The Q4 rebound was significant in all three global regions, as the promise of vaccine deployment and continued economic recovery buoyed investor sentiment. Despite a resurgence of COVID infections in parts of the world, Q4 performance is grounds for an optimistic outlook for 2021.
The Americas investment volume more than doubled in Q4 from Q3 to $144 billion, leading the global rebound. This was 20% below the record-breaking volume in Q4 2019 and 11% below the five-year Q4 average. However, the relatively solid finish to 2020 turned a 60% year-over-year decrease in Q2 and Q3 into a less brutal 34% annual decline.
The U.S. reported $135 billion worth of transactions in Q4, a 21% year-over-year decline but a 97% increase from the previous quarter. This accounted for 47% of total global volume in Q4. Simon Property Group’s $3.4 billion acquisition of Taubman Centers was the only entity-level deal in the U.S. since February. For the full year, investment dropped 34% in the U.S., 29% in Canada, 15% in Brazil and 57% in Mexico. Mexico’s climbing COVID-19 deaths have hindered its economic and property market recovery.
On the sector level, multifamily had only a 1% drop in Q4 investment volume year-over-year and industrial fell by 4%. Investors continued to flock toward Americas multifamily and industrial assets due to their stable outlooks and proven resilience amid the pandemic uncertainty. Industrial (26%) and multifamily (36%) accounted for 62% of Americas investment volume in 2020, compared with 53% in 2019 (Figure 2).
The office sector was down 35% year-over-year in Q4 but saw a 93% increase over Q3, an encouraging sign heading into 2021. Recovery of the retail and hotel sectors hinges on vaccinations and increased mobility. Combined, the two sectors accounted for 13% of total volume in 2020, compared with 18% in 2019.
EMEA investment surged 84% in Q4 from Q3 to $109 billion, down by 25% from Q4 2019 and by 12% from the five-year Q4 average. Record-setting volume in Q1 lifted the annual total to $329 billion, a 17% decline from the prior year that was the smallest of all three regions.
Q4’s quarter-over-quarter increased volume was mostly attributable to Germany, U.K. and the Netherlands. However, on a year-over-year basis, Germany’s Q4 volume fell by 30%, the U.K.’s was down 20% and the Netherlands had a 10% increase. Denmark, Switzerland and Norway exhibited remarkable resilience throughout 2020, ending the year above their 2019 volumes. Looking ahead, recent reintroductions of lockdown measures may weigh on investor sentiment in early 2021.
Capital is increasingly being allocated to multifamily and industrial assets in the region. Combined, they accounted for 38% of total EMEA investment in 2020, up from 30% in 2019 (Figure 2). Multifamily investment grew 7% and industrial by 11% in 2020. Investors accepted low yields in both sectors for potential rent growth and low risk in these uncertain times.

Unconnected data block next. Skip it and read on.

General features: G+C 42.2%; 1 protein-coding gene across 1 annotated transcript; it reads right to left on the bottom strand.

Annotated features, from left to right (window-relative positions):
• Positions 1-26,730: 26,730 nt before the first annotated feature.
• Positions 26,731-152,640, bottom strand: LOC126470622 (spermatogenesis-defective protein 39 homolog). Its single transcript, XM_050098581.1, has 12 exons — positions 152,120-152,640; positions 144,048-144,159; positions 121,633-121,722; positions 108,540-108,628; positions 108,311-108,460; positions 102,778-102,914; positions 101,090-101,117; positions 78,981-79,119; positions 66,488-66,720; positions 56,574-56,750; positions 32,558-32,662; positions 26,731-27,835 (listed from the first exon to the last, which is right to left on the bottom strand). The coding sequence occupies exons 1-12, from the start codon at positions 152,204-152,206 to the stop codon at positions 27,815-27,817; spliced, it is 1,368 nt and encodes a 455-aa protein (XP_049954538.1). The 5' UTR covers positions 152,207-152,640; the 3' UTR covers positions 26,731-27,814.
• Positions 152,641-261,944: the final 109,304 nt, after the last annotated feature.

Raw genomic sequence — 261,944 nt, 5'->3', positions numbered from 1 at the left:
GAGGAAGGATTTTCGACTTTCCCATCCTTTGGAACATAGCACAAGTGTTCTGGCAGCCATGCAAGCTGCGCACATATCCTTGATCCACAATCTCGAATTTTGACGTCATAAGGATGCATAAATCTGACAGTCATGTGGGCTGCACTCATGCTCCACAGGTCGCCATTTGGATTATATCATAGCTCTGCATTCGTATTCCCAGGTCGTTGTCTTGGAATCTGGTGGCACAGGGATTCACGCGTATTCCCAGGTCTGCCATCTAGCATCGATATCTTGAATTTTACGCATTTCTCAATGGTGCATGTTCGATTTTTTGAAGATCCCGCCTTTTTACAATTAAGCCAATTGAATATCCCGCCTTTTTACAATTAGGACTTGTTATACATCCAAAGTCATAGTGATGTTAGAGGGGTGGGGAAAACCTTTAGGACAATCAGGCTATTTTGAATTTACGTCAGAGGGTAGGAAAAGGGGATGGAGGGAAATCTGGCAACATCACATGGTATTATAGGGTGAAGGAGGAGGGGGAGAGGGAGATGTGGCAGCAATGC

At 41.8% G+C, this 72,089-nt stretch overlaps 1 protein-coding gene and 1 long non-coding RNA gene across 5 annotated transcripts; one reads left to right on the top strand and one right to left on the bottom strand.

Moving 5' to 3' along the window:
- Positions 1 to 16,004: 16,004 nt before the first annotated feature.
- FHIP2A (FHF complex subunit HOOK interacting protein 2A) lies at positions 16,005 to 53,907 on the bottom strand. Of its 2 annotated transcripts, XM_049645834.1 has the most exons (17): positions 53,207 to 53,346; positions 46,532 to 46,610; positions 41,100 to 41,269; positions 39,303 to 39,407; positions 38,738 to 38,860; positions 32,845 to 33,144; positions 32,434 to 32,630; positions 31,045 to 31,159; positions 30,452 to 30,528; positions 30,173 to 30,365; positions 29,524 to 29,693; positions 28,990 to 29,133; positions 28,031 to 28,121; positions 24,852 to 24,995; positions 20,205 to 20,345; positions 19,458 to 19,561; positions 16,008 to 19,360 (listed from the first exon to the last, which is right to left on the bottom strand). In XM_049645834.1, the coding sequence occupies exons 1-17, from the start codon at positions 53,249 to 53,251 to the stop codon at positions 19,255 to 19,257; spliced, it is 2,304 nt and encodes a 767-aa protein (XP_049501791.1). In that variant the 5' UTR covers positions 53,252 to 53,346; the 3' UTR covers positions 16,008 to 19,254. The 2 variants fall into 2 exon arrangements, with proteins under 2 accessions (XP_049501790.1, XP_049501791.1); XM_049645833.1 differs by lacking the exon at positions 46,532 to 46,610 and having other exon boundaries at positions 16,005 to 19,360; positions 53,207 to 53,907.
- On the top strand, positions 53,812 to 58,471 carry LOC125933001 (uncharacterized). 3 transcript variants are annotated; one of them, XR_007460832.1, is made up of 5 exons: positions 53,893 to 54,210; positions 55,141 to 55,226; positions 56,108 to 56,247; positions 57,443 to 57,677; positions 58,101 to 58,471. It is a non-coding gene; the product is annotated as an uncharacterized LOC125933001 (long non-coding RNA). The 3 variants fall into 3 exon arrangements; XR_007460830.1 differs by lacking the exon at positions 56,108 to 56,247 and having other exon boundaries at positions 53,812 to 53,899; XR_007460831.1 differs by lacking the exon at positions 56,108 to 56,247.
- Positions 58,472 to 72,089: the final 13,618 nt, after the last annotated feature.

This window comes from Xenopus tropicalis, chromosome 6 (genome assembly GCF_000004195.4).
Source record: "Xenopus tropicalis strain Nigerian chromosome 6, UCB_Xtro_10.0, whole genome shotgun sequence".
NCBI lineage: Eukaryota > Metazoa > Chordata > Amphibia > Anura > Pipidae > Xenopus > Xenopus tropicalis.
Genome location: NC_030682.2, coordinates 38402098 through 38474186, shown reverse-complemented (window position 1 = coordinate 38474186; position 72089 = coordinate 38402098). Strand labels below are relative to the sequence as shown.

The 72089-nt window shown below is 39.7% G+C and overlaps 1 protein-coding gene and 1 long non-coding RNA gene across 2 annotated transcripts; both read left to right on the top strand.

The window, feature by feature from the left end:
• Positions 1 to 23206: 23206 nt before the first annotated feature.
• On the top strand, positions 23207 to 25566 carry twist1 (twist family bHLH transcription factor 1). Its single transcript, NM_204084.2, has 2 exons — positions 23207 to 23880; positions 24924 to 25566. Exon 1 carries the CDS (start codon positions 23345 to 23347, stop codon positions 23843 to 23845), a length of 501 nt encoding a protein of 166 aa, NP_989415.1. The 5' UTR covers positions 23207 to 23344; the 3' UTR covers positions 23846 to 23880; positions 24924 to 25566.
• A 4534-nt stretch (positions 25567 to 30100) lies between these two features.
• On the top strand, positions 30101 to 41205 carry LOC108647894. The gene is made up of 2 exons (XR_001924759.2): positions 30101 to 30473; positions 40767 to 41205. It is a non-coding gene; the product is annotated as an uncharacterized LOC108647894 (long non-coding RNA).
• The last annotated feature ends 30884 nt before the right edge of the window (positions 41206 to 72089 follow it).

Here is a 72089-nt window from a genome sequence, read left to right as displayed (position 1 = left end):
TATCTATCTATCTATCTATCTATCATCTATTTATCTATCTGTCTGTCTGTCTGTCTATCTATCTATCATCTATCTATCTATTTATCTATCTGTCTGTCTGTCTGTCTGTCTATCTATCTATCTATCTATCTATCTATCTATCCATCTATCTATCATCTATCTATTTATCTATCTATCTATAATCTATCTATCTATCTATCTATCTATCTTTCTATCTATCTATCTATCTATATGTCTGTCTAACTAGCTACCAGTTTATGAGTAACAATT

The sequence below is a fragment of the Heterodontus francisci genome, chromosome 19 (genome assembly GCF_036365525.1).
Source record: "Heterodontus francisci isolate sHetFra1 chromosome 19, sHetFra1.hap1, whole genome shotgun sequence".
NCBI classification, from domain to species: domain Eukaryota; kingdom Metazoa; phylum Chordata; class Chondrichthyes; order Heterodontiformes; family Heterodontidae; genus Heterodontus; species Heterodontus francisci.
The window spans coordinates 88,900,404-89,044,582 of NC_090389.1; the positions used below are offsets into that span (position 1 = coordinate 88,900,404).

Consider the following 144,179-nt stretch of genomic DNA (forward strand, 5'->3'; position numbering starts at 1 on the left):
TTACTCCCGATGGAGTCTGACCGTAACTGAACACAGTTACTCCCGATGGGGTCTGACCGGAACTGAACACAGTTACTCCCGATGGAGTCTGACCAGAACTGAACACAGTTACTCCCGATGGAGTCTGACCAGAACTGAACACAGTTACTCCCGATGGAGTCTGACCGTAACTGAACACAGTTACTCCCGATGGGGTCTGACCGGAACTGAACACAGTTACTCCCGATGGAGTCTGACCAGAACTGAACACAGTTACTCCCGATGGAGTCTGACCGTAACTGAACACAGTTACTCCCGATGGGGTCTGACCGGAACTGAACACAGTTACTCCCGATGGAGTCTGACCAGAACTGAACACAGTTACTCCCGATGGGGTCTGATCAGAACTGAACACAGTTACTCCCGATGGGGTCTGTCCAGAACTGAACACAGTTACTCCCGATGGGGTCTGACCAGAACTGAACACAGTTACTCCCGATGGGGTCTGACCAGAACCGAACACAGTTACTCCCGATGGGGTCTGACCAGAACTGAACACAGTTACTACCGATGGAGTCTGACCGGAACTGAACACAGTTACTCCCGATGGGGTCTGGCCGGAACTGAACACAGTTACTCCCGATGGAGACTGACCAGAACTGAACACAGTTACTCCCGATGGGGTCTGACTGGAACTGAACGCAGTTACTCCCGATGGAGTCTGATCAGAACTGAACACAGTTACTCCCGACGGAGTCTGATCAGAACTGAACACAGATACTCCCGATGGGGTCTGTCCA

Office and retail investment volume recovered in Q4, growing by 77% and 67%, respectively, from Q3. On an annual basis, however, their volumes fell by 34% and 5%. The Q4 office rebound was particularly evident in the U.K. and Germany, focused on core assets, as employment growth gained momentum. Retail investment is expected to remain stable at low levels. The hotel sector was down 66% in 2020. Investors anticipate more distressed sales in 2021.
APAC continued to demonstrate the broader economic benefits of an effective pandemic response. APAC investment volume increased by 34% quarter-over-quarter in Q4 to $36 billion and on par with Q4 2019’s level, indicating an ongoing return to normalcy in the region. APAC’s annual volume fell by 21% from 2019.
Japan, China and Australia led the Q4 recovery as investors returned to gateway office markets such as Tokyo, Hong Kong, Sydney and Shanghai. For the full year, South Korea, Japan and Taiwan held up well with an annual change of +6%, -2% and -6%, respectively, thanks to their adept management of the pandemic. India was a magnet for institutional investors in 2020, with 11% annual growth in investment volume. Not only is India a primary outsourcing destination of advanced economies, but its growing workforce and budding economy represent untapped opportunities. Brookfield acquired an Indian office portfolio for $2 billion in Q3 and Blackstone’s $1.2 billion acquisition of a retail portfolio in Q4 made it the largest mall operator in India.
APAC’s office demand is expected to remain resilient despite the impact of remote working. Office investment increased by 27% year-over-year in Q4 and was down by only 9% on an annual basis, accounting for 57% of the total APAC investment volume. Logistics properties were keenly sought after, with volume rising 25% in 2020 and their share of total investment up to 19% from 12% (Figure 2). The yield spread is narrowing between office and logistics assets. Some logistics investors are shifting to greenfield development in search of higher returns.
The retail and hotel sectors started to see signs of recovery in China and Japan, but lenders generally remained cautious. Investment fell by 43% and 69%, respectively, for retail and hotel properties. Investors are seeking opportunities in markets with large pools of domestic tourists, such as Japan, Australia and China.
2021 Commercial Investment Forecast
CBRE says 2021’s economic outlook is positive for most economies, considering accommodative monetary policies, additional fiscal stimulus and progress on vaccine deployment. With further economic recovery, global CRE investment is expected to normalize in 2021, especially in the second half as workers return to the office and travel resumes. CBRE estimates that 2021 investment volume will increase by approximately 15% to 20%.